Tuesday, December 20, 2011


Last week while perusing the Netflix instant watch selection, I saw How Beer Saved the World as a possible selection. It looked fairly entertaining and was rated well for me. Nathan was also interested in watching it, so I told him we should save it for the weekend and do a beer-themed snack.

It's a good thing that we had a plan of something happy to watch because Nathan's beloved Packers lost their first game of the season which was sort of sad I guess... I spent my time starting an epic re-reading of the Wheel of Time in anticipation of the final book coming out at some point.

But back to beer! There are a few simple rules to cooking with beer... really there's one rule to cooking with beer.

If you wouldn't drink a a pint of it, don't cook with it.

Seriously, use the beer you drink and enjoy and your beer-using recipes will 100% be more enjoyable than if you use a can of Beast.

We purchased the Sam Adams Winter Classics Variety pack at our local store so we would have a little bit of selection for the day (both for cooking and drinking).

Beer Bread

 Fun fact about beer bread--(almost) any bread can be a beer bread! Just replace part or all of the liquid in the recipe with beer and ta-da beer bread! If this scares you, don't worry I have the easiest bread recipe ever below:

12oz beer
3 cups self-rising flour
1/3 cup sugar

garlic powder

Preheat oven to 350 degrees.

Mix together beer, flour and sugar with a spoon and then with your hands. The dough is very sticky. Put dough into a greased loaf pan. Cover with a dish towel and let rise on the counter for at least 30 minutes. This isn't going to rise like an actual yeast bread and you can put it straight into the oven if you want, but leaving it on the counter will give it a lighter consistency.

Uncover and bake for about 35 minutes. Spread a little butter, garlic powder, and shredded cheese on top if desired and bake another 5 minutes. Test the bread with a skewer to see if it's done (stick comes out clean). Let cool in the pan for about 20 minutes. Slice and eat plain or with beer cheese.

This makes a delicious, moist bread. Because the beer is the only real flavoring, you really get the taste of it. I used the Sam Adams Holiday Porter as I think that darker beers work better in this recipe as the flavor is more concentrated. The smell of this bread is incredible and it held up really well over night just covered by a dishcloth.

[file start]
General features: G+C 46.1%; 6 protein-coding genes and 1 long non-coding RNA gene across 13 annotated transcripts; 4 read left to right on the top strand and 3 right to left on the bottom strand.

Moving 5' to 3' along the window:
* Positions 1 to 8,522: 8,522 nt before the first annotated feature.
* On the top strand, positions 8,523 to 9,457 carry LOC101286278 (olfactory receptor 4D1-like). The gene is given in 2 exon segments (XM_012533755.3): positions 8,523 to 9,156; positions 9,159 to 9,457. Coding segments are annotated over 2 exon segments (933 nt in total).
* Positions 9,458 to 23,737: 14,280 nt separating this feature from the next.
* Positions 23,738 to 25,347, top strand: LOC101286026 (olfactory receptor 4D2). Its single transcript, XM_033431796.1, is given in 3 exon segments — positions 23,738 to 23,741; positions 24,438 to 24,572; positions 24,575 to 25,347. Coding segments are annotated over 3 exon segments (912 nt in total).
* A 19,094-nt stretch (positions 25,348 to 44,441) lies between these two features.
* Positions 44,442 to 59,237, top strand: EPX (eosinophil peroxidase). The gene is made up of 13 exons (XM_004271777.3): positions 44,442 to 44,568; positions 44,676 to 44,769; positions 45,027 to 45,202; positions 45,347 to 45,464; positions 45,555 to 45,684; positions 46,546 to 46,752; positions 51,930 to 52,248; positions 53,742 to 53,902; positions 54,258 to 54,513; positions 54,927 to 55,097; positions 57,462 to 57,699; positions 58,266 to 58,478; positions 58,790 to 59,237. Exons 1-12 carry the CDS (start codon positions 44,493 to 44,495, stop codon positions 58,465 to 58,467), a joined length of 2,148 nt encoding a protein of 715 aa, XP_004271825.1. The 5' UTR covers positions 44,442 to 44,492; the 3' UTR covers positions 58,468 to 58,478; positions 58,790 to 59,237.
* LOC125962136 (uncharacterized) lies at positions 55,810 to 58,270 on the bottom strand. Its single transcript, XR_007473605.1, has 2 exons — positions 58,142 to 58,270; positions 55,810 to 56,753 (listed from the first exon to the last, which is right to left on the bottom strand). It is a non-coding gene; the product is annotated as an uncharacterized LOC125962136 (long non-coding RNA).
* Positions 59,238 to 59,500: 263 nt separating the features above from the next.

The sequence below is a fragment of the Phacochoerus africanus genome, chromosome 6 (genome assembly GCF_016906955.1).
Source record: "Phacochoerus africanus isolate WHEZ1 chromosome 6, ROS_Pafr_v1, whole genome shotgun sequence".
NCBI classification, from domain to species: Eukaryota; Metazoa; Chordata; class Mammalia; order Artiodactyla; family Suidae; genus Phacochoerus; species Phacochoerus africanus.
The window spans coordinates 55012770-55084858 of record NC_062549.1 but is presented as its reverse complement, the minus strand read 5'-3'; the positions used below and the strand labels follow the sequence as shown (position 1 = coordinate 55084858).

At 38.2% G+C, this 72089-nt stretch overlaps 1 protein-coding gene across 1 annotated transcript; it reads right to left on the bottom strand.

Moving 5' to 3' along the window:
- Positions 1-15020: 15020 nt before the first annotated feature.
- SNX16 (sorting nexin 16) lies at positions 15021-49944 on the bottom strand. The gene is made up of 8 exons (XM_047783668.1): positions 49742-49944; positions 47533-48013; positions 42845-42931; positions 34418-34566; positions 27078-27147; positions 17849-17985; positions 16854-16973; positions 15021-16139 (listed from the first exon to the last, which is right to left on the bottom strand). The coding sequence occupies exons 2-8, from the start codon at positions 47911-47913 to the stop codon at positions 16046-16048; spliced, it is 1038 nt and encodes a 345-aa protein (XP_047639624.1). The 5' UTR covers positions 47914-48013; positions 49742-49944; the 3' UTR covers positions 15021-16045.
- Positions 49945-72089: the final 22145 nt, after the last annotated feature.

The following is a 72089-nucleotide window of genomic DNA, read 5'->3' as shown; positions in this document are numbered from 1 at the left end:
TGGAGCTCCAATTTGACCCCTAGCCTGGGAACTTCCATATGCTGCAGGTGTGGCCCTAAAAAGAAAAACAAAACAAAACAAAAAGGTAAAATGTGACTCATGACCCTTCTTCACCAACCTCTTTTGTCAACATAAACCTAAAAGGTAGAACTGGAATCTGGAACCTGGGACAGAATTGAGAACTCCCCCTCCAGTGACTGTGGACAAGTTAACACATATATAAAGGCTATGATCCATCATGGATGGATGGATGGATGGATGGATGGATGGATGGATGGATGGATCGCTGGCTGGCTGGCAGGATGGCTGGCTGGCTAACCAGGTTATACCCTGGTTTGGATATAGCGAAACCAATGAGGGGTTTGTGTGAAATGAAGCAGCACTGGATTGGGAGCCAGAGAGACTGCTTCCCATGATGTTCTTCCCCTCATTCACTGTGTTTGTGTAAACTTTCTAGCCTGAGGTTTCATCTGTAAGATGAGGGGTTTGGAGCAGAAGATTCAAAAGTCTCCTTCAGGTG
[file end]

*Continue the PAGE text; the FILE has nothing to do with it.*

Beer Cheese

surrounded by things to dip in it... as if it needs those
Oh magical beer cheese, you are such a delicious dip.  This is another time where the quality of ingredient comes into play. If you are going to use shitty beer and shitty cheese your beer cheese is going to taste shitty. There's no magical combination fairy at work here that's going to take sub-par ingredients and make them delicious. Use good cheese. Use good beer. The result will be fantastic.

16oz high quality, sharp cheddar grated
1/2 cup beer
1 tsp horseradish
1 tsp Worcestershire sauce


Add all ingredients to a blender or food processor. Pulse until cheese is incorporated into the beer and dip is smooth and creamy. Serve with veggies, crackers, or beer bread. Keep any leftovers in the fridge.

Nathan and I have made this beer cheese probably half a dozen times. Sometimes we use REALLY good cheese and sometimes we use ok cheese and the difference is really astounding. Really good cheese makes amazing dip and ok cheese makes ok dip. The type of beer really changes the flavor as well. The first few times we made it, we used Yuengling Lager which is our staple beer. We've also used their black and tans. This time we used the Sam Adams holiday lager and you could really taste the spices used in the beer in the cheese. Really really tasty.

Both of these recipes are really simple but look and taste like they would take a lot more effort. Pair them with one of the beers used in the recipe and you've got a winning combination.

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